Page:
An OHL rule change has prompted the National Hockey League Players' association to take action.

The NHLPA has filed an anti-trust lawsuit against the Ontario Hockey League over a rule, adopted in the wake of the Mike Ryn controversy last season, that prohibits clubs from signing 20-year-old players that leave the U.S. college hockey system to play in the OHL.

The NHLPA refused to comment about the case.

In order to prevent other drafted U.S. college hockey players from abusing the system even further, the OHL went back to an old league rule that states players must hold a CHL or USA hockey player as a 19-year-old if they want to play in the league.

Last season, Van Ryn, a highly-regarded defenceman with the University of Michigan, left the school in his bid for unrestricted free agency and moved to Sarnia in 1999 to play for the Sting.

After he completed his one and only season in the OHL, Van Ryn - the New Jersey Devils first-round draft choice, 26th overall - was free to sign with any team in the NHL. He inked a deal with the St. Louis Blues in the summer.

Van Ryn was taking advantage of a ruling change by grievance arbitrator Lawrence Holden. In the decision, he stated that overage players that left a U.S. college hockey program and played one year of major junior hockey could sign with any NHL club as an unrestricted free agent.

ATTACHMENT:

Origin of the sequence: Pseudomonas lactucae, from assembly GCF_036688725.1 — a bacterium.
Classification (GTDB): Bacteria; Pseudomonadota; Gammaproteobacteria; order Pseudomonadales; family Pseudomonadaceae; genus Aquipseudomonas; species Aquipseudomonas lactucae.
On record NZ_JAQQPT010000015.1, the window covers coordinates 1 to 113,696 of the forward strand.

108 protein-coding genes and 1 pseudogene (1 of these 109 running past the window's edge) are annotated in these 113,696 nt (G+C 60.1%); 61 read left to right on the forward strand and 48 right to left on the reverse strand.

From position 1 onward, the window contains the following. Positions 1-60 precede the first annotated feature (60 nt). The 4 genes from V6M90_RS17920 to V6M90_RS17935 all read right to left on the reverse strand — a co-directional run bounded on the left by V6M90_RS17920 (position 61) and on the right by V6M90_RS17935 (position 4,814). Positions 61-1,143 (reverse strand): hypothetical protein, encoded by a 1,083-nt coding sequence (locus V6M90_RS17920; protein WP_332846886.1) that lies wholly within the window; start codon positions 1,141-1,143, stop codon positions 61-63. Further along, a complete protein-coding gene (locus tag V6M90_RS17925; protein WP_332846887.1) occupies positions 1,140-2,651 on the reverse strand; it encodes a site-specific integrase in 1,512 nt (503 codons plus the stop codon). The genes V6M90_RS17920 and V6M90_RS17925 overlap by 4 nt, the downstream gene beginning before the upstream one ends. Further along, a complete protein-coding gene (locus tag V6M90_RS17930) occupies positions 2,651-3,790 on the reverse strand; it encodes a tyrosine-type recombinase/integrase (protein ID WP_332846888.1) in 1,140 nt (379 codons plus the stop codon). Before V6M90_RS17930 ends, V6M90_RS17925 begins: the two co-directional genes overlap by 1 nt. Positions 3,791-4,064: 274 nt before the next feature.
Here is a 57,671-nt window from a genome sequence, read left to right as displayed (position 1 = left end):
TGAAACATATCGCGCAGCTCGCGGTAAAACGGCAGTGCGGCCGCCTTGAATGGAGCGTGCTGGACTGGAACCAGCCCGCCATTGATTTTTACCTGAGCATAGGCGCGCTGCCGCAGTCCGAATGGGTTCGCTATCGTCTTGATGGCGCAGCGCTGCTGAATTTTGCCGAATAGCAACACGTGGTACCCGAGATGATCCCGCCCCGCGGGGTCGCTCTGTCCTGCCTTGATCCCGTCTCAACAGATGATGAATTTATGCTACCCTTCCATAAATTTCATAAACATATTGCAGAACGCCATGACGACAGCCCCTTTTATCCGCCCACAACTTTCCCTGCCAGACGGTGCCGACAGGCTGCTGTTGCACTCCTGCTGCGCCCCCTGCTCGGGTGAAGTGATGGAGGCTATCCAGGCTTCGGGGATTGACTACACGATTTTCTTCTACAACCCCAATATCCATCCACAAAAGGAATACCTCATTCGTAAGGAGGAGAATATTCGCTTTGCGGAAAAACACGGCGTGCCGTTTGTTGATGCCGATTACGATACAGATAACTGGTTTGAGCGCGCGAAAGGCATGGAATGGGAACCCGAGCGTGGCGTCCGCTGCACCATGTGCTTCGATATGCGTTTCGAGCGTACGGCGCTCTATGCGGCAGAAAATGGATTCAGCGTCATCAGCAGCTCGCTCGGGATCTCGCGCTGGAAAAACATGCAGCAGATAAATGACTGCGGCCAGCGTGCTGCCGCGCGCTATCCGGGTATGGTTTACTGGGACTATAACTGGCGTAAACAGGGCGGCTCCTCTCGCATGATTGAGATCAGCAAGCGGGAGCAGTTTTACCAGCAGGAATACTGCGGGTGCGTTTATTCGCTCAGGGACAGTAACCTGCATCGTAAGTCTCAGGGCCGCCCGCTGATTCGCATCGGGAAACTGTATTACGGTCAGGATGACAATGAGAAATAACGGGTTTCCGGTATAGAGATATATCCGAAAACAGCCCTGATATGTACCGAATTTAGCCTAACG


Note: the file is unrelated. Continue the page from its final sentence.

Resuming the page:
U.S. college hockey players remain the property of their NHL team until the draft after the player leaves school. A drafted player in the major junior system is automatically thrown back into the draft if he doesn't sign with the club in two years.

Mike Comrie, Van Ryn's former teammate, pursued a similar course of action and signed with the Kootenay Ice of the Western Hockey League last September. Since the Edmonton Oilers didn't want to lose Comrie, a highly-rated prospect, in the off-season, the team signed him to a lucrative contract that could pay him up to $3 million US a season.